Water is all around us. The only problem is that it remains trapped in the atmosphere until the right conditions release it as rain or snow. Now Omar Yaghi, a chemistry professor at the University of California, Berkeley, has helped find a way to grab that water anytime we need it.
Yaghi says it is possible using something called a metal-organic framework (MOF). This is basically a sponge-like compound that looks like sand to the naked eye, and which is extremely dense. Depending on the materials involved, the MOF can be constructed to harvest different chemicals, from industrial emissions to natural gas.
Yaghi and his team at U.C. Berkeley found that a metal-organic framework that includes the element zirconium will capture water out of the air at night, store it, then release it during the daytime upon exposure to the heat of sunlight – no electricity needed. They collaborated with researchers from the Massachusetts Institute of Technology to build the water-collecting device and are working to develop a version with the capacity to serve a single-family home at a competitive price.
Other devices are capable of capturing water from the air in humid environments, like so-called “fog catchers” tested successfully around the world. What makes their invention so remarkable is that it works especially well in arid environments, like those that exist throughout the West. Water Deeply recently interviewed Yaghi to learn more.
Water Deeply: What was your inspiration for this water-harvesting device?
Omar Yaghi: We were actually studying the trapping of carbon dioxide using metal-organic frameworks from post-combustion gases, which include water. Water presents a challenge since it competes with carbon dioxide for the adsorptive sites in the pores of MOFs.
We noticed that some MOFs exhibit a unique uptake of water. A highly cooperative phenomenon seems to dominate the uptake and result in a sharp water permeation of the MOF at very low relative humidity. In essence, inside these MOFs, one has solid water in hot weather.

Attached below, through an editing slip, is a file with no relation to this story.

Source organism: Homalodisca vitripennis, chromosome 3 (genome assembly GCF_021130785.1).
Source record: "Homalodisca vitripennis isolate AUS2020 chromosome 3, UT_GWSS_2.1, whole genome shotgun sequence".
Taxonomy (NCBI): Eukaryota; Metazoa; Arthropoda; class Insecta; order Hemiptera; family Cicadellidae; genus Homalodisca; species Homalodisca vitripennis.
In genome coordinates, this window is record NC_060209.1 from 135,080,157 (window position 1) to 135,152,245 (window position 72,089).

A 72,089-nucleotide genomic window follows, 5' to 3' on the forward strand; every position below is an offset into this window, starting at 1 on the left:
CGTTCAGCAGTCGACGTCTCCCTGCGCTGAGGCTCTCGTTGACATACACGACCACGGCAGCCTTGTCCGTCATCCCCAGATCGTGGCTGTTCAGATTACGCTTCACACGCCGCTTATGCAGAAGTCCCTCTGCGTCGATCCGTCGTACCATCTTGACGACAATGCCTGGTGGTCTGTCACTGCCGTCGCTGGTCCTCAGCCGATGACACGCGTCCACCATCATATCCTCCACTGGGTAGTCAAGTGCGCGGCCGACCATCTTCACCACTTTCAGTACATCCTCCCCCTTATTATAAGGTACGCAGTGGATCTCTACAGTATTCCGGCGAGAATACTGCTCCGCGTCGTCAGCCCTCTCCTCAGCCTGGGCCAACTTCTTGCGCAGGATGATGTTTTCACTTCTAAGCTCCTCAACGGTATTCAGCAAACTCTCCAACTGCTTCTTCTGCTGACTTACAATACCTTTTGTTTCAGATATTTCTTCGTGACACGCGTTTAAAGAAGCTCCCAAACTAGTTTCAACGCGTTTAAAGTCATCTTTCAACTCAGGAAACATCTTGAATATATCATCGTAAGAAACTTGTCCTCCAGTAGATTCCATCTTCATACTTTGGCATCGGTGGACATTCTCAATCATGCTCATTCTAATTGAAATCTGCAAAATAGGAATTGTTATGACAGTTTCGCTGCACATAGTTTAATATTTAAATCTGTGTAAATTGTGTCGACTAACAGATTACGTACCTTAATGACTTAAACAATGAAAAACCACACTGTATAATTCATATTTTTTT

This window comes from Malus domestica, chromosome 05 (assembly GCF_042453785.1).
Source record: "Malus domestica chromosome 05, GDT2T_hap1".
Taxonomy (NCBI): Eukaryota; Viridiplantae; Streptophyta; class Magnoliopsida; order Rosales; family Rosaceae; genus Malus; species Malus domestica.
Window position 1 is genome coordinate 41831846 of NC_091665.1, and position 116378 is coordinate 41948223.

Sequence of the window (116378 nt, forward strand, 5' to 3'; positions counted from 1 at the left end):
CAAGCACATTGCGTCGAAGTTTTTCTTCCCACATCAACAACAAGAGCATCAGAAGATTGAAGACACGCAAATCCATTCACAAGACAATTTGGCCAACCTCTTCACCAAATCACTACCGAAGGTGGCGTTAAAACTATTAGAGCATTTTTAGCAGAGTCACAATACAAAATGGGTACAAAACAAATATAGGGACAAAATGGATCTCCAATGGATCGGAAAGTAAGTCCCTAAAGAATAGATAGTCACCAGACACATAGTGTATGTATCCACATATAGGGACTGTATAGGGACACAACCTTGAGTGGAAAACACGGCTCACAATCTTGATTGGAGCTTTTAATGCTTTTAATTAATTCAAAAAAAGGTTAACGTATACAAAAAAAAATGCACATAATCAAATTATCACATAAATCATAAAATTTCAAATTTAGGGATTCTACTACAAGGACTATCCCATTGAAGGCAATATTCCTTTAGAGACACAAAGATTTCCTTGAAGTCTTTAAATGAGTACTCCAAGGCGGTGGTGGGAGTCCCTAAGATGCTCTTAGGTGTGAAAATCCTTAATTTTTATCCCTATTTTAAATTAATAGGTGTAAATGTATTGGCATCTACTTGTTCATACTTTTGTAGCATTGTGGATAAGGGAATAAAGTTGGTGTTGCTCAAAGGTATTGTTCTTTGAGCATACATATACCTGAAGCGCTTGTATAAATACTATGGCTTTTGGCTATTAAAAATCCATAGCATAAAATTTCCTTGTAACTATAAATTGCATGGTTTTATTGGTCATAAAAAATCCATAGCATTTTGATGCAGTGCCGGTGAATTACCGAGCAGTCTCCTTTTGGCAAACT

Water Deeply: And once inside the MOF, how do you get the water out?
Yaghi: To get the water out, as the goal is liquid water, one simply needs to heat the materials to a mere 45C (113F). This is the temperature [needed] inside the enclosed device, which can be a lot higher than the ambient outdoor temperature – similar to the greenhouse effect. This provides enough energy to break those weak bonds and release the water from the pores. This was very surprising, but also exciting. It meant that certain MOFs can be used to trap water from the atmosphere especially in arid climates, and then be released easily for collection.
However, we quickly realized that the only way to accelerate the development of this water-harvesting technology is through worldwide collaborations and competitions. Before that can happen, the world needs to visualize this chemistry in action first.
Water Deeply: And how did you make that happen?
Yaghi: We teamed up with mechanical engineers to design and build a simple harvester around the MOFs. Together with our collaborators, we demonstrated that a MOF-based device is capable of delivering clean water even in typical desert climates. Remarkably, the device operates without any power input, aside from ambient sunlight.
The MOF is exposed to the atmosphere, bringing water from dry air into its pores and concentrating it. Then, upon enclosing the MOF into a container, which is exposed to sunlight, the container heats up and water is released from the MOF into the container as high humidity. This, in turn, is condensed by virtue of the temperature difference between the warm interior of the container and room temperature.
The water harvester works passively and can be placed in the desert to trap water at night and release it during the day when the temperature rises. This technology has just been showcased at the 2017 World Economic Forum as one of the top 10 emerging technologies to change the world.